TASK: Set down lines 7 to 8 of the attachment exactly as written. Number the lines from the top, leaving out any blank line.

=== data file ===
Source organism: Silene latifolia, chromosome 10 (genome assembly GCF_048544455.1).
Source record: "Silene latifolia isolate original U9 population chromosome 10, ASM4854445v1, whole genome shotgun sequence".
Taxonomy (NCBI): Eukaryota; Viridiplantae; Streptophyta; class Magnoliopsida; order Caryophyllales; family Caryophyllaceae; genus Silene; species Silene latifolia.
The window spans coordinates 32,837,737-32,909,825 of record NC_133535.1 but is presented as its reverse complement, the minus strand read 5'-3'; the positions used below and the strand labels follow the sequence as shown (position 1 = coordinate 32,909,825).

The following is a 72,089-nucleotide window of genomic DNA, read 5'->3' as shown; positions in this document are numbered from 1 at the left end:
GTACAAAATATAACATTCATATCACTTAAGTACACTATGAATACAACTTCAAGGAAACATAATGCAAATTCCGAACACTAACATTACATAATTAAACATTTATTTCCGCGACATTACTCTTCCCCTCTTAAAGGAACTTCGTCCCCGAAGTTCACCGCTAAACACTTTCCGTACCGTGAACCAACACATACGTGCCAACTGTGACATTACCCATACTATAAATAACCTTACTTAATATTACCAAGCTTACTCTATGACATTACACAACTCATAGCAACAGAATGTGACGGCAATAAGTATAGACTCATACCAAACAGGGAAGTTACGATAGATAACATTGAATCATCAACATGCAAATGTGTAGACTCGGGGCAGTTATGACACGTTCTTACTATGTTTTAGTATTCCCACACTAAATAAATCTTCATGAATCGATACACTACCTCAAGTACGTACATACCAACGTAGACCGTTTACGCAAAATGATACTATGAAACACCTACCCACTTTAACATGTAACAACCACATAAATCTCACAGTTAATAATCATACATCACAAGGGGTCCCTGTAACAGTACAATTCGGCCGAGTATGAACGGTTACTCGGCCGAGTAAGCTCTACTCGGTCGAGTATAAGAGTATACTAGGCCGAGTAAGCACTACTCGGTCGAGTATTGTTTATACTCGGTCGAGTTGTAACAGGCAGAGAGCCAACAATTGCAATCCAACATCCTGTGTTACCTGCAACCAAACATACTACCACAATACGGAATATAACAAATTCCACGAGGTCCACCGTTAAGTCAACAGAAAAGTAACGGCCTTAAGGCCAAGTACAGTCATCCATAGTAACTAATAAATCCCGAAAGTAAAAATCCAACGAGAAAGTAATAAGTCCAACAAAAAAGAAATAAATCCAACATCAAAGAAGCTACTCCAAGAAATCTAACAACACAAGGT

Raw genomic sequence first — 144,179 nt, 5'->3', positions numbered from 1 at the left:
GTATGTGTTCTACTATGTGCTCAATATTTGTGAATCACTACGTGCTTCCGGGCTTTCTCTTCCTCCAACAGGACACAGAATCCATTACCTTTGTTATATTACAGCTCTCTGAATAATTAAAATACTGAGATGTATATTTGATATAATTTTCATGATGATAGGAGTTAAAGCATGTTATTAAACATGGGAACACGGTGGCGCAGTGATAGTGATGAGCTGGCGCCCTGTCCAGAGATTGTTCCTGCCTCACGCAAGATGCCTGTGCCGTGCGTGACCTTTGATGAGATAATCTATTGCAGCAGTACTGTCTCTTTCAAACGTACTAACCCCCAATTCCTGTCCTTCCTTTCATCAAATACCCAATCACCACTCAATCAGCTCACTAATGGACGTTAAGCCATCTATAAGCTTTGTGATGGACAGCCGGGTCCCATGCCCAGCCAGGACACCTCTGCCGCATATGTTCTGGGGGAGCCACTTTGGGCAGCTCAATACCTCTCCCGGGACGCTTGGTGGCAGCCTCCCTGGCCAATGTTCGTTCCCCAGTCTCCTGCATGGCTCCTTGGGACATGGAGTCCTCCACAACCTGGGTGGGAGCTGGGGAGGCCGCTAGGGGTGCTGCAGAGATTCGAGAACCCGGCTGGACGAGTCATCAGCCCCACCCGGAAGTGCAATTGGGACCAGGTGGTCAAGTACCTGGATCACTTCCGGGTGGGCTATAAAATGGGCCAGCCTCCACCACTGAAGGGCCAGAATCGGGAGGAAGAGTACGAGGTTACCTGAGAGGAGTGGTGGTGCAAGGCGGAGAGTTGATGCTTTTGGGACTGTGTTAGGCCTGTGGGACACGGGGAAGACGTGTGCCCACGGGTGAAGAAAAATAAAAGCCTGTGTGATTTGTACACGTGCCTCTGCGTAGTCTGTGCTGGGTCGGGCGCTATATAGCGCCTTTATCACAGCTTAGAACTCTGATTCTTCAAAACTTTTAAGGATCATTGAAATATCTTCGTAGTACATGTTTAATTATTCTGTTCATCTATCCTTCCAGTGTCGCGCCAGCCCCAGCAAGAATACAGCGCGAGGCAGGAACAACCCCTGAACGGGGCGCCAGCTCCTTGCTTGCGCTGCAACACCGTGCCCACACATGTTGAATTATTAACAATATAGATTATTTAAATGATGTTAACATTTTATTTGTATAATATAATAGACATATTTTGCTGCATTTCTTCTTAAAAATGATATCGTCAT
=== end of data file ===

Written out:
Raw genomic sequence first — 144,179 nt, 5'->3', positions numbered from 1 at the left:
GTATGTGTTCTACTATGTGCTCAATATTTGTGAATCACTACGTGCTTCCGGGCTTTCTCTTCCTCCAACAGGACACAGAATCCATTACCTTTGTTATATTACAGCTCTCTGAATAATTAAAATACTGAGATGTATATTTGATATAATTTTCATGATGATAGGAGTTAAAGCATGTTATTAAACATGGGAACACGGTGGCGCAGTGATAGTGATGAGCTGGCGCCCTGTCCAGAGATTGTTCCTGCCTCACGCAAGATGCCTGTGCCGTGCGTGACCTTTGATGAGATAATCTATTGCAGCAGTACTGTCTCTTTCAAACGTACTAACCCCCAATTCCTGTCCTTCCTTTCATCAAATACCCAATCACCACTCAATCAGCTCACTAATGGACGTTAAGCCATCTATAAGCTTTGTGATGGACAGCCGGGTCCCATGCCCAGCCAGGACACCTCTGCCGCATATGTTCTGGGGGAGCCACTTTGGGCAGCTCAATACCTCTCCCGGGACGCTTGGTGGCAGCCTCCCTGGCCAATGTTCGTTCCCCAGTCTCCTGCATGGCTCCTTGGGACATGGAGTCCTCCACAACCTGGGTGGGAGCTGGGGAGGCCGCTAGGGGTGCTGCAGAGATTCGAGAACCCGGCTGGACGAGTCATCAGCCCCACCCGGAAGTGCAATTGGGACCAGGTGGTCAAGTACCTGGATCACTTCCGGGTGGGCTATAAAATGGGCCAGCCTCCACCACTGAAGGGCCAGAATCGGGAGGAAGAGTACGAGGTTACCTGAGAGGAGTGGTGGTGCAAGGCGGAGAGTTGATGCTTTTGGGACTGTGTTAGGCCTGTGGGACACGGGGAAGACGTGTGCCCACGGGTGAAGAAAAATAAAAGCCTGTGTGATTTGTACACGTGCCTCTGCGTAGTCTGTGCTGGGTCGGGCGCTATATAGCGCCTTTATCACAGCTTAGAACTCTGATTCTTCAAAACTTTTAAGGATCATTGAAATATCTTCGTAGTACATGTTTAATTATTCTGTTCATCTATCCTTCCAGTGTCGCGCCAGCCCCAGCAAGAATACAGCGCGAGGCAGGAACAACCCCTGAACGGGGCGCCAGCTCCTTGCTTGCGCTGCAACACCGTGCCCACACATGTTGAATTATTAACAATATAGATTATTTAAATGATGTTAACATTTTATTTGTATAATATAATAGACATATTTTGCTGCATTTCTTCTTAAAAATGATATCGTCAT